Monday, May 14, 2012

Grexit Opacity: Why Are We Predicting Again?

Do we know how much we don't know?

(Photo credit from Reuters)

With the recent Greek elections, there's been a lot of talk about a possible Greek exit (or the cutely named "Grexit") from the Euro.  What has struck me about the situation is how much of it is still "up in the air".  You know, with  436M dollar bonds lying around to be paid and high levels of uncertainty on what the EUR/USD exchange rate will end up as.  Much of it will be dependent on the political resolution in Greece, but also on political resolve in core countries such as Germany and France.

But time is running out.  If the breakup is going to work, it needs to be a surprise, but with European integration as is it's hard to imagine how Greece would be able to prevent capital flight.  Moreover, if they decide to break from the Euro, the other periphery countries would have a great incentive to leave the Euro as well, leaving only Germany to deal with the loss of so much Euro denominated debt.  Immediate losses could easily reach 400 billion in initial bank losses.

To me, this all illustrates how little we truly know about the way highly interconnected and leveraged economies work.  How do you build a model in which economic conditions in Greece endogenously create the political conditions over many rounds, endogenously weakening the political situation in Germany to create a contagious financial crisis over Europe?  There is no analytically tractable way to solve that system!  Moreover, we know about these factors now that there's been so much turmoil, but how was one supposed to be able to forecast all these issues beforehand?  I also see this as a worrying issue about NGDP targeting.  While, in the long run, NGDPLT makes sense, the real question is how the credibility is established in the short run.  If unanchored expectations can have so much impact on the interpretation of debt, it seems terrifying that so much of the global economy would become pinned on the monetary decisions of a few.  It just creates a whole new host of unknown possibilities.  We can barely work with the unknowns that we know about; I dread to think of the unknown unknowns that still remain.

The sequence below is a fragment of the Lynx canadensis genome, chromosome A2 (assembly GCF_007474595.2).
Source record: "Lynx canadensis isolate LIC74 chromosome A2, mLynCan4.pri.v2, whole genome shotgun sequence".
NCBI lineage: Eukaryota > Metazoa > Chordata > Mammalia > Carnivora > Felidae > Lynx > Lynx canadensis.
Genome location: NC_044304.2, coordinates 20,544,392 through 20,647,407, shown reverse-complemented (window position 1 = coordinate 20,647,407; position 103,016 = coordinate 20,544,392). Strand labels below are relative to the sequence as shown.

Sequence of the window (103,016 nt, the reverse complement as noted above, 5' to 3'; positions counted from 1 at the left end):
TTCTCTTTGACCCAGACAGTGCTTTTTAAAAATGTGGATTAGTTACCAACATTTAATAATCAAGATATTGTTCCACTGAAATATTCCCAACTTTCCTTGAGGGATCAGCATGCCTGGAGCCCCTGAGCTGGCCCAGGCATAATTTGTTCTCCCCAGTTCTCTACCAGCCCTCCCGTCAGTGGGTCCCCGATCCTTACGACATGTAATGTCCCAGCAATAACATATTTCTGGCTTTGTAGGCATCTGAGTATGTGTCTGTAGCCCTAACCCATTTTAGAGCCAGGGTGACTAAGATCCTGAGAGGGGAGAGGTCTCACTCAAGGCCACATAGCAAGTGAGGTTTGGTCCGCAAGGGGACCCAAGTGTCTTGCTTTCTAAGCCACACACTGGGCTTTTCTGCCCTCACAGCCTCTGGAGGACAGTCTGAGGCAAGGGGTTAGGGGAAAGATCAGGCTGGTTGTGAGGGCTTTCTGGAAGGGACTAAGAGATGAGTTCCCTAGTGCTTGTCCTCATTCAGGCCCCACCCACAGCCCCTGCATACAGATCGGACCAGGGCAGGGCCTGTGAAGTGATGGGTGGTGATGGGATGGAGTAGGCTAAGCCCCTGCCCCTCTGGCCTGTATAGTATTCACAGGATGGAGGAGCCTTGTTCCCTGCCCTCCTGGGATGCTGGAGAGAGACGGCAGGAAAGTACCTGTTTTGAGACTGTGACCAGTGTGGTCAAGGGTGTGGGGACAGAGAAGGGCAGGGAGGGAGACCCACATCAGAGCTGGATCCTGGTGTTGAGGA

The presence of those unknowns is also asymmetric.  There is likely nothing left that will manage to make Greece substantially better.  Had there been a quick fix, it would have already been tried.  Even if Germany decides to massively shift to increase Eurozone NGDP (which would also make Germany overheat by a large amount), it wouldn't be a cure-all; serious debt and supply-side issues would still remain.  We're reasonably certain of how good it can get; we have no idea how bad the left tail can go.

We can't continue down the path of development like this.  Antifragile solutions need to be found.

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